Hardware Model Support in z/OS Release 7 RMF

(Originally posted 2005-11-11.)

This probably counts as my contribution to RMF for this decade. πŸ™‚

RMF has long had the Software Model for a processor in SMF 70. Until z900 this was the same as the Hardware Model. With z900 you could have processors that were there but you hadn’t bought yet.

With z990 it got a lot worse as you could have between 1 and 4 books on the processor.

In z990 (and z9-109) studies we would know, for example, that the processor was a z990 Model 324 but wouldn’t be absolutely sure whether it was a 3-book or a 4-book machine. With a 324 there’s nowhere to go without installing a fourth book – if you needed to add processors. And we, frustratingly wouldn’t know that.

Now, with Release 7 RMF we get the hardware model in addition to the software model. So we expect in future engagements to be a little more sensitive to what it would take to upgrade.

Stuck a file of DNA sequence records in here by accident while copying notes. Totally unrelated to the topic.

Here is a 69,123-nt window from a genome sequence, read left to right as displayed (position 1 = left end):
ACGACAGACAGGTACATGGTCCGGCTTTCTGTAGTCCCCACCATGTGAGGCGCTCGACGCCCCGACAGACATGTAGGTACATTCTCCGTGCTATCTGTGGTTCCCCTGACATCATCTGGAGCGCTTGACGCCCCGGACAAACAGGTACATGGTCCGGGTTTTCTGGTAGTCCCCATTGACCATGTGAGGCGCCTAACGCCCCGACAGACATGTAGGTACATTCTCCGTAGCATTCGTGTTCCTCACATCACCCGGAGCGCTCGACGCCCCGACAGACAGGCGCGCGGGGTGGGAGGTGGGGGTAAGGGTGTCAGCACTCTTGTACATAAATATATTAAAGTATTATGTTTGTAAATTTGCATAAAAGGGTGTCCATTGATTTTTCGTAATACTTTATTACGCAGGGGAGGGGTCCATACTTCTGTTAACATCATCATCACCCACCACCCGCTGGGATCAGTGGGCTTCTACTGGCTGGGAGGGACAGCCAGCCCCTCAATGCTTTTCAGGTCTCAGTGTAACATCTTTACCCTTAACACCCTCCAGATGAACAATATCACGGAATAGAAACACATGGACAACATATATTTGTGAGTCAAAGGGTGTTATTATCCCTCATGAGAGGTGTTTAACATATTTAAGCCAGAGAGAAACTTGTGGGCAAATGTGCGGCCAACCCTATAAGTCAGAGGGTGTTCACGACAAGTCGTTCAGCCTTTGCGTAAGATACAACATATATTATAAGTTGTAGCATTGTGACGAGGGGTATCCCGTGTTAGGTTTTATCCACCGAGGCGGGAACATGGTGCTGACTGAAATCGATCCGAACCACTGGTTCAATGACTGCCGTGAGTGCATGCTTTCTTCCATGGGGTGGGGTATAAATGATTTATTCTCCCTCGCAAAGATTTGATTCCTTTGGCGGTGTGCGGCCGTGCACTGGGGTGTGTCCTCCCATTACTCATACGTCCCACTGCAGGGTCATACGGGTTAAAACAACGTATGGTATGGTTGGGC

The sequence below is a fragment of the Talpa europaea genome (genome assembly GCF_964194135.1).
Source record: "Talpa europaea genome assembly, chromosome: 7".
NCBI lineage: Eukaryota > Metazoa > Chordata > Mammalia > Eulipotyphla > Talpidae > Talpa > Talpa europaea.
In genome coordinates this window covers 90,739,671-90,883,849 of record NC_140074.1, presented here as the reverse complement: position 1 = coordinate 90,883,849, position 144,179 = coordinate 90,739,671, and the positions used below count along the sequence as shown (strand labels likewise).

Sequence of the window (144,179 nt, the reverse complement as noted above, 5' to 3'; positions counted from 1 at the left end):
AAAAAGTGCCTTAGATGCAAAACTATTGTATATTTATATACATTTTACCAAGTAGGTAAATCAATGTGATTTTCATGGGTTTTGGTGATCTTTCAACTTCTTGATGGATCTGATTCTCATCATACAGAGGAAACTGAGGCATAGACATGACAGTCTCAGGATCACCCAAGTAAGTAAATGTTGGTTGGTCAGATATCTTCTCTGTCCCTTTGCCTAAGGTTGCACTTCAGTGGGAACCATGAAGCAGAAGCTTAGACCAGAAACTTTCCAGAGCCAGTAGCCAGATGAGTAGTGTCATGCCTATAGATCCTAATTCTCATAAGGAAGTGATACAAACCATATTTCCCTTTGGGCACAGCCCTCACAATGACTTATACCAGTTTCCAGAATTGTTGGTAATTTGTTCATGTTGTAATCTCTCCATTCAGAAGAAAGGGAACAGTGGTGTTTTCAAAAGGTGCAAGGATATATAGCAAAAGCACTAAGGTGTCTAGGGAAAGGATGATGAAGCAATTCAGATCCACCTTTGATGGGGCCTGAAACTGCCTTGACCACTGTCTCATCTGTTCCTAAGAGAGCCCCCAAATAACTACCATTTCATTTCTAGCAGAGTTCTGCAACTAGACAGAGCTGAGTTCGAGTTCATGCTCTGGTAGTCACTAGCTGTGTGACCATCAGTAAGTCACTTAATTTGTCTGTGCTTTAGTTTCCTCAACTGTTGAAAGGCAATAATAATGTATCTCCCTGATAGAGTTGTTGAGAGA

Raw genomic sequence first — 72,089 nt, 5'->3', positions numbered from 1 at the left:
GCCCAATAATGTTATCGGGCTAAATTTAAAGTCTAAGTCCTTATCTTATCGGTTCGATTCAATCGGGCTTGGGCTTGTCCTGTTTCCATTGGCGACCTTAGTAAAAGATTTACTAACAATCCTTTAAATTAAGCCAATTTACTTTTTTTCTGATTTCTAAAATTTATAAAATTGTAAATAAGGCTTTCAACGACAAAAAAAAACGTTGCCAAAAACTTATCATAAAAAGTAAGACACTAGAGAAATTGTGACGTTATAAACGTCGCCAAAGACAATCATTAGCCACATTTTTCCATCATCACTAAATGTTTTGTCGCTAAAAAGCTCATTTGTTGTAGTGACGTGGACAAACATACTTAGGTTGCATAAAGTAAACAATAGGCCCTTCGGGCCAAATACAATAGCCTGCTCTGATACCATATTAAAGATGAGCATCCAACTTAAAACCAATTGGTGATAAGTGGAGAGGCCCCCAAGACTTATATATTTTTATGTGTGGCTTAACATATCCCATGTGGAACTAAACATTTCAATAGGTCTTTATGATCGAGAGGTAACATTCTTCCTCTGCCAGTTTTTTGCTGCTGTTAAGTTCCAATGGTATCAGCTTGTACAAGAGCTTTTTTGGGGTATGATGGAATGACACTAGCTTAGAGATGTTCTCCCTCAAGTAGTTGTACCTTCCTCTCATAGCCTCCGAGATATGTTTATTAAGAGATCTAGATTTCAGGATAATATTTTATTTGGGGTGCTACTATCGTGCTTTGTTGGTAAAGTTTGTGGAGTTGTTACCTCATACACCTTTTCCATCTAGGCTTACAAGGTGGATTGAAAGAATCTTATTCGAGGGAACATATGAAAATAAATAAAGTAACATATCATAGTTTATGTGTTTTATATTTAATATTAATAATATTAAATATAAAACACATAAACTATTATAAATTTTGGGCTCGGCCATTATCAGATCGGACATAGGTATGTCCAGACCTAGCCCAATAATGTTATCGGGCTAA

Actually here’s what you could do today – on Release 6 or prior…

The Logical Processor Sections in the SMF 70 record do record under the PHYSICAL LPAR the processor numbers. Here’s what I saw for the above-mentioned z990 Model 324:

  • 00,02,05,07,08,0A,0C,0E
  • 20,22,25,27,28,2A,2C,2E
  • 30,32,35,37,38,3A,3C,3E

I wrote those in 2-digit hex format for a reason: The first digit is the book number.

So where’s Book 1, then?

It doesn’t exist. So I conclude this is a C24 (3-book) machine.

If this was your machine you’d probably be saying Well, I know I bought a 3-book machine but, in my consultancy, I think I’d like to know that, too.

One other thing: You can tell what the engine type is from these sections. In this case they’re all General-Purpose CPs (GCPs) and that corresponds to what we happen to know about the client: 2 12-way dedicated LPARs and no ICFs, IFLs or zAAPs.

Now none of that is an “intended interface” but it is fascinating. πŸ™‚ But you are much better off with the 1.7 support for Hardware Model.

Published by Martin Packer

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